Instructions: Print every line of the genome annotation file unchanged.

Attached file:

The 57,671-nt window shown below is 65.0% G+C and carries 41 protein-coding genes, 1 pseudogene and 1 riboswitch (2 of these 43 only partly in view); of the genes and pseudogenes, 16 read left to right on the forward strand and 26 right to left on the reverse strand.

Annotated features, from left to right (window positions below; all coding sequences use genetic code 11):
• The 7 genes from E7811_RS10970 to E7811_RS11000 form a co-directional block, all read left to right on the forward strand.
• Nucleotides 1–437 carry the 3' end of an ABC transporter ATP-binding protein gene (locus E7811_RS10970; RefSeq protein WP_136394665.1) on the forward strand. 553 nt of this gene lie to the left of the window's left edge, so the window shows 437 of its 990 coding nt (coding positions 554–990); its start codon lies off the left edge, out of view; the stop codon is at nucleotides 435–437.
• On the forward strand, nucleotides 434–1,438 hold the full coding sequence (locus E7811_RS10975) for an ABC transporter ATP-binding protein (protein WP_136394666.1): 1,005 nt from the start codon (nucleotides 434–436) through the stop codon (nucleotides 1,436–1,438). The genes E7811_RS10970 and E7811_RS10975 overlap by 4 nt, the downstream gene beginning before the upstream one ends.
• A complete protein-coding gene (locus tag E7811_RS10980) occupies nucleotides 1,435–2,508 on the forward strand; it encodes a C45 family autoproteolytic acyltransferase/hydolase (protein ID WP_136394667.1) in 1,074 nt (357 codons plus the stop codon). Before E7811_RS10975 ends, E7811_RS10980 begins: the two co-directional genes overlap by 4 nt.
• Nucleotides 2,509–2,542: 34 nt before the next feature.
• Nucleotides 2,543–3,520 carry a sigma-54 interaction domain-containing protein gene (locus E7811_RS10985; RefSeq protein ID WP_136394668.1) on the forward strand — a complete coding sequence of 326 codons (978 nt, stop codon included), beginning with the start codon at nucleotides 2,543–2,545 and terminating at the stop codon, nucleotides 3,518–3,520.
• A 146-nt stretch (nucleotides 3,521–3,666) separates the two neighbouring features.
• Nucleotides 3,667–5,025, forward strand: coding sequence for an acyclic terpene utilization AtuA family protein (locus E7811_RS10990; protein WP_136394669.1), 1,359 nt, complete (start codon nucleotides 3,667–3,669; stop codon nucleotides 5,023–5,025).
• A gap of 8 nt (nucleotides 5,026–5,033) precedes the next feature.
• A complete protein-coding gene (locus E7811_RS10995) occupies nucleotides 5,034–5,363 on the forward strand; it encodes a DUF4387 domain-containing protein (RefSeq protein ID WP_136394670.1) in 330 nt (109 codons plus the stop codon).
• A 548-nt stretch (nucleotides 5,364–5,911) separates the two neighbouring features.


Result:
The 57,671-nt window shown below is 65.0% G+C and carries 41 protein-coding genes, 1 pseudogene and 1 riboswitch (2 of these 43 only partly in view); of the genes and pseudogenes, 16 read left to right on the forward strand and 26 right to left on the reverse strand.

Annotated features, from left to right (window positions below; all coding sequences use genetic code 11):
• The 7 genes from E7811_RS10970 to E7811_RS11000 form a co-directional block, all read left to right on the forward strand.
• Nucleotides 1–437 carry the 3' end of an ABC transporter ATP-binding protein gene (locus E7811_RS10970; RefSeq protein WP_136394665.1) on the forward strand. 553 nt of this gene lie to the left of the window's left edge, so the window shows 437 of its 990 coding nt (coding positions 554–990); its start codon lies off the left edge, out of view; the stop codon is at nucleotides 435–437.
• On the forward strand, nucleotides 434–1,438 hold the full coding sequence (locus E7811_RS10975) for an ABC transporter ATP-binding protein (protein WP_136394666.1): 1,005 nt from the start codon (nucleotides 434–436) through the stop codon (nucleotides 1,436–1,438). The genes E7811_RS10970 and E7811_RS10975 overlap by 4 nt, the downstream gene beginning before the upstream one ends.
• A complete protein-coding gene (locus tag E7811_RS10980) occupies nucleotides 1,435–2,508 on the forward strand; it encodes a C45 family autoproteolytic acyltransferase/hydolase (protein ID WP_136394667.1) in 1,074 nt (357 codons plus the stop codon). Before E7811_RS10975 ends, E7811_RS10980 begins: the two co-directional genes overlap by 4 nt.
• Nucleotides 2,509–2,542: 34 nt before the next feature.
• Nucleotides 2,543–3,520 carry a sigma-54 interaction domain-containing protein gene (locus E7811_RS10985; RefSeq protein ID WP_136394668.1) on the forward strand — a complete coding sequence of 326 codons (978 nt, stop codon included), beginning with the start codon at nucleotides 2,543–2,545 and terminating at the stop codon, nucleotides 3,518–3,520.
• A 146-nt stretch (nucleotides 3,521–3,666) separates the two neighbouring features.
• Nucleotides 3,667–5,025, forward strand: coding sequence for an acyclic terpene utilization AtuA family protein (locus E7811_RS10990; protein WP_136394669.1), 1,359 nt, complete (start codon nucleotides 3,667–3,669; stop codon nucleotides 5,023–5,025).
• A gap of 8 nt (nucleotides 5,026–5,033) precedes the next feature.
• A complete protein-coding gene (locus E7811_RS10995) occupies nucleotides 5,034–5,363 on the forward strand; it encodes a DUF4387 domain-containing protein (RefSeq protein ID WP_136394670.1) in 330 nt (109 codons plus the stop codon).
• A 548-nt stretch (nucleotides 5,364–5,911) separates the two neighbouring features.